“This is not the reality, that we have the funding to do that,” Mahre said. “The need is there, but the funding is not there to do that. We have 38 cities in our region, and probably half of them are dealing with the same things.
“Right now we’re trying to do this mill and fill, when usually we would only be funded for the chip seal.”
After lengthy discussion, Olson asked if contacting state legislators would help move the project forward.
“If you talk to your representatives, they’ll talk to the DOT,” Keifenheim said. “Our program is directed by the legislature, so they have a lot of say in which projects are funded and which are not. We do have some leeway since we know where the needs are.”
“I’m having trouble justifying either side,” Plumb said. “I appreciate you guys doing what you’re doing. The mill and fill and ADA ramps would be a blessing beyond anything. I don’t think just chip sealing would be a wise use of money.”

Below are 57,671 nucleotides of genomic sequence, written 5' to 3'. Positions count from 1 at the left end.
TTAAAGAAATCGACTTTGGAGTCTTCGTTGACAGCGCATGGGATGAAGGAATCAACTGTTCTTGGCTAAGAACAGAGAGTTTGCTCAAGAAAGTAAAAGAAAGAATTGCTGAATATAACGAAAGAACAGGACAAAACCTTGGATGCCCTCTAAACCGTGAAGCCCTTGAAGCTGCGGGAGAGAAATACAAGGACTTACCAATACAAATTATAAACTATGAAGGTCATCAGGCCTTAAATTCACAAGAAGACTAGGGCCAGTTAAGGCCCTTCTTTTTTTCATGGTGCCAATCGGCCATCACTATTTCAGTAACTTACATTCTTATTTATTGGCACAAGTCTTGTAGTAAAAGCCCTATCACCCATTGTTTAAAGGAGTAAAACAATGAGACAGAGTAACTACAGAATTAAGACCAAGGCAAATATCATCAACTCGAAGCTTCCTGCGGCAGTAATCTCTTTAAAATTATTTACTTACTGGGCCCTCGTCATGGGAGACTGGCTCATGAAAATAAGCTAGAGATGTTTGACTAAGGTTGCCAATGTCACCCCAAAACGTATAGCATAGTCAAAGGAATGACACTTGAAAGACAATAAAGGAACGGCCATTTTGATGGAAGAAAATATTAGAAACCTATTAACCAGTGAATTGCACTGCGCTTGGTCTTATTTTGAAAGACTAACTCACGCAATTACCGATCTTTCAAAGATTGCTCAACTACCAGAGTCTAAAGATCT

Mahre said that future legislative sessions likely won’t ease the financial crunch.
“It’s not getting any better,” he said. “We might not even have a 2015-16 seal at all.”
“We’ll take what we can get,” Plumb said.
Keifenheim said that a few years ago, the North Central Washington region, the smallest of six in the state, had a $30 million budget for chip seal and repaving. That is now the budget for the entire state.
When asked later in the week if he felt the project was in danger of being cancelled, Plumb said he thought that unlikely.
“I think it’s mostly state lingo that until the project is underway, there are no guarantees,” he said. “So until there are boots on the ground, it’s possible, but I think we’ll be OK.”
Later in the meeting, Olson asked for reassurance that funding for the crossing project at 2nd and Whitcomb wasn’t similarly endangered, especially since the city had already purchased the equipment.
“That’s already funded and in the bank,” Mahre said. “The biggest concern there is getting out the bid for a contractor to build it. If they can’t we’ll go back to our headquarters office and we’ll work on the best way to get it in.”
Also discussed were options for revising the US-97 / SR-20 interchange (by The Junction), though
Mahre said it could be years before anything is done there.

Sewer legalities